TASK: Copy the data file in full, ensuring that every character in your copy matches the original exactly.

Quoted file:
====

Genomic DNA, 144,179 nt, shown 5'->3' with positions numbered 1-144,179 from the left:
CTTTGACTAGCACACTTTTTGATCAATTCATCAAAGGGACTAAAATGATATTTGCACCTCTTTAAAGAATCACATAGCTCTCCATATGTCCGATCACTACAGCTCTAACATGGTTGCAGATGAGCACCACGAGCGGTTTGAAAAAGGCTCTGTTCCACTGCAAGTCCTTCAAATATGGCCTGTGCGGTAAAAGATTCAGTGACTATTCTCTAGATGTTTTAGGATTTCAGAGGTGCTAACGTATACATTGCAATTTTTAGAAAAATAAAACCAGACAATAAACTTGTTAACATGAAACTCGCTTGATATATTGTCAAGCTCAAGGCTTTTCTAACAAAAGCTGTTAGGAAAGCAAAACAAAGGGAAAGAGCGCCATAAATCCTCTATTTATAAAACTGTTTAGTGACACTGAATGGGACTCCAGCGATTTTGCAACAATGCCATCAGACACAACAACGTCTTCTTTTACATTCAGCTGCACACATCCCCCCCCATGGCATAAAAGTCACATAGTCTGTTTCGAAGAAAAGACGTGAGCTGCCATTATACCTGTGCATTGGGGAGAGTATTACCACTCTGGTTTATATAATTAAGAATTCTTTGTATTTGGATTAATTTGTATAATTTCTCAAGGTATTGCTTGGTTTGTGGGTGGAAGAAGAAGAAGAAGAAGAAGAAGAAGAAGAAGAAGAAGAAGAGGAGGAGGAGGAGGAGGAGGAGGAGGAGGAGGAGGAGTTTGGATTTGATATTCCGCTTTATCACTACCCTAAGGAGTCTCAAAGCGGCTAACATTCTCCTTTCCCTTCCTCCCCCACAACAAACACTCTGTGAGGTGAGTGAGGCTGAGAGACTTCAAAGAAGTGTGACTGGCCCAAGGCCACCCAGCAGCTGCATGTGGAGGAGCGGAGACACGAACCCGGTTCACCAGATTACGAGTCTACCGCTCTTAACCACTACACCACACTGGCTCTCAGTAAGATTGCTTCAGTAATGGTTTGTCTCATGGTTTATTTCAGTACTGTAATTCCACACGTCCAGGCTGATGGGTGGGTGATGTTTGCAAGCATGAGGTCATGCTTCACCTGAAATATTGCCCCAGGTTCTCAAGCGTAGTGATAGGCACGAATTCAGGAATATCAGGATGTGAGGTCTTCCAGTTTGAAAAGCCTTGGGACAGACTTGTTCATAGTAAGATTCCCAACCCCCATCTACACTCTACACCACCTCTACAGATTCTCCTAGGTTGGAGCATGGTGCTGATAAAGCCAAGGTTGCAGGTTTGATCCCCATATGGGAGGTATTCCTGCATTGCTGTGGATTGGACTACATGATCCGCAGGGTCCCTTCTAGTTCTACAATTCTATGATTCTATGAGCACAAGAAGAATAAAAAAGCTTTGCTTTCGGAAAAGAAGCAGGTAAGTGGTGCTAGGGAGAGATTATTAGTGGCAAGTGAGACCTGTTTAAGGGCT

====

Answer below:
Genomic DNA, 144,179 nt, shown 5'->3' with positions numbered 1-144,179 from the left:
CTTTGACTAGCACACTTTTTGATCAATTCATCAAAGGGACTAAAATGATATTTGCACCTCTTTAAAGAATCACATAGCTCTCCATATGTCCGATCACTACAGCTCTAACATGGTTGCAGATGAGCACCACGAGCGGTTTGAAAAAGGCTCTGTTCCACTGCAAGTCCTTCAAATATGGCCTGTGCGGTAAAAGATTCAGTGACTATTCTCTAGATGTTTTAGGATTTCAGAGGTGCTAACGTATACATTGCAATTTTTAGAAAAATAAAACCAGACAATAAACTTGTTAACATGAAACTCGCTTGATATATTGTCAAGCTCAAGGCTTTTCTAACAAAAGCTGTTAGGAAAGCAAAACAAAGGGAAAGAGCGCCATAAATCCTCTATTTATAAAACTGTTTAGTGACACTGAATGGGACTCCAGCGATTTTGCAACAATGCCATCAGACACAACAACGTCTTCTTTTACATTCAGCTGCACACATCCCCCCCCATGGCATAAAAGTCACATAGTCTGTTTCGAAGAAAAGACGTGAGCTGCCATTATACCTGTGCATTGGGGAGAGTATTACCACTCTGGTTTATATAATTAAGAATTCTTTGTATTTGGATTAATTTGTATAATTTCTCAAGGTATTGCTTGGTTTGTGGGTGGAAGAAGAAGAAGAAGAAGAAGAAGAAGAAGAAGAAGAAGAAGAGGAGGAGGAGGAGGAGGAGGAGGAGGAGGAGGAGGAGTTTGGATTTGATATTCCGCTTTATCACTACCCTAAGGAGTCTCAAAGCGGCTAACATTCTCCTTTCCCTTCCTCCCCCACAACAAACACTCTGTGAGGTGAGTGAGGCTGAGAGACTTCAAAGAAGTGTGACTGGCCCAAGGCCACCCAGCAGCTGCATGTGGAGGAGCGGAGACACGAACCCGGTTCACCAGATTACGAGTCTACCGCTCTTAACCACTACACCACACTGGCTCTCAGTAAGATTGCTTCAGTAATGGTTTGTCTCATGGTTTATTTCAGTACTGTAATTCCACACGTCCAGGCTGATGGGTGGGTGATGTTTGCAAGCATGAGGTCATGCTTCACCTGAAATATTGCCCCAGGTTCTCAAGCGTAGTGATAGGCACGAATTCAGGAATATCAGGATGTGAGGTCTTCCAGTTTGAAAAGCCTTGGGACAGACTTGTTCATAGTAAGATTCCCAACCCCCATCTACACTCTACACCACCTCTACAGATTCTCCTAGGTTGGAGCATGGTGCTGATAAAGCCAAGGTTGCAGGTTTGATCCCCATATGGGAGGTATTCCTGCATTGCTGTGGATTGGACTACATGATCCGCAGGGTCCCTTCTAGTTCTACAATTCTATGATTCTATGAGCACAAGAAGAATAAAAAAGCTTTGCTTTCGGAAAAGAAGCAGGTAAGTGGTGCTAGGGAGAGATTATTAGTGGCAAGTGAGACCTGTTTAAGGGCT